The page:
The starting XI that the Dynamo were able to field performed quite admirably - so much so that some commentators pointed out that they almost appeared to be in mid-season form. While I can see how their play might inspire people who aren't familiar with the men in orange to say that, those of us who consider ourselves Dynamo fans are generally a bit more critical. While the side played well enough to earn a win and continue their unbeaten streak at home, there were moments that you could tell that the regular season began last weekend. That being said, they performed well enough to take a lead into Torreón next week - but this tie is far from over.
On the flip side, the Dynamo's form could also become their undoing in Torreón. There were long stretches - especially on the attack - where the Dynamo looked much like they did on Saturday: potent until the end. With theoretical second forward Omar Cummings having been sidelined due to a surgery on his injured right knee, Houston has deployed in a nominal 4-4-1-1 (or 4-5-1) with Giles Barnes playing behind lone forward Will Bruin. While the addition of a player of Barnes' caliber is always a bonus, the net value might be decreased due to the fact that Bruin has generally struggled as a lone center forward (remember last season, when his goal production dropped off when the Dynamo switched to a 4-3-3 with two wingers and a center forward).
As of Thursday's training, Cummings is back with the first team, but I highly doubt he'll even dress for next week's match in Torreón, though I could be wrong. Andrew Driver, fresh from Scotland, was substituted into Tuesday's match despite only joining the Dynamo last Friday. Then again, Driver was already in mid-season form, something that Cummings is definitely not. Driver was at the center of what might be the play that would be most representative of that first leg - losing his footing as he tried to track back and receive a pass from Bruin that had been sent behind him. Had that chance not been missed (and I think most of that is on Bruin, not Driver), the Dynamo would've added a precious second goal just minutes after Brad Davis put the men in orange ahead.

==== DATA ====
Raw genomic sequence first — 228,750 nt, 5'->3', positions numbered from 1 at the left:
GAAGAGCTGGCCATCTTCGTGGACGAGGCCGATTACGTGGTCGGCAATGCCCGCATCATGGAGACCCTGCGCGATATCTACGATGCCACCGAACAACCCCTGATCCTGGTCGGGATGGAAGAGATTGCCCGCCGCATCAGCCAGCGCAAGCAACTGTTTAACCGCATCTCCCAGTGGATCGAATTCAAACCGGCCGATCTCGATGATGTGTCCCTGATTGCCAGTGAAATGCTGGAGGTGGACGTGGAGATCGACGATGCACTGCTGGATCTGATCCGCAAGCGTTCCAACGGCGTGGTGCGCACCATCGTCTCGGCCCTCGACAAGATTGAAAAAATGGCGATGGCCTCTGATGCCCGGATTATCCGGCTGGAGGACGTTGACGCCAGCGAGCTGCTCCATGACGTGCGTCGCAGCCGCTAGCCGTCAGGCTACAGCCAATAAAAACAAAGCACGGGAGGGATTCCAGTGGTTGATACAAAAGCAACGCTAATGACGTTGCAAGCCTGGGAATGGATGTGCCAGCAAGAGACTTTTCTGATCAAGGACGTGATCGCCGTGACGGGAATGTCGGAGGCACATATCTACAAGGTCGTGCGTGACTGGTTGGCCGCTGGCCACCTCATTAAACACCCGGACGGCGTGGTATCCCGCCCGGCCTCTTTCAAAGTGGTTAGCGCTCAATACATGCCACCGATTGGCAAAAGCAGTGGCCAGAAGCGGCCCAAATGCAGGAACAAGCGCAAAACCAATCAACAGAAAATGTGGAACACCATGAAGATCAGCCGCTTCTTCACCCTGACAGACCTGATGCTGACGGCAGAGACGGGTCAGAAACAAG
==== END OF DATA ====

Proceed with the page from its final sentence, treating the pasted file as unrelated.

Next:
Missed chances, however, were not just the Dynamo's domain Tuesday night. A poor clearance from Tally Hall in the 20th minute led to Santos forward Herculez Gomez receiving the ball right outside the box, but instead of taking a shot, he laid it off to Carlos Quintero, who fired it into the stands. Had Quintero's aim been true - or had Gomez tried his luck - Santos might've had an early lead (and an important away goal). That they didn't was all due to good fortune, which seemed to favor the defense.
A few minutes after Quintero's off target shot, Barnes was similarly gifted with an opportunity when Santos keeper Oswaldo Sánchez sent his clearance away from Bruin and straight into the Englishman's path. To compound his error, Sánchez was racing out to meet Barnes, who tried to chip one over the line. The chip was just off - not very far above the crossbar - but decidedly on the wrong side for the Dynamo. Barnes' luck was worsted, however, by that of Warren Creavalle, who four minutes earlier had inadvertently cleared Boswell's header off the Santos line - another play which was the norm Tuesday.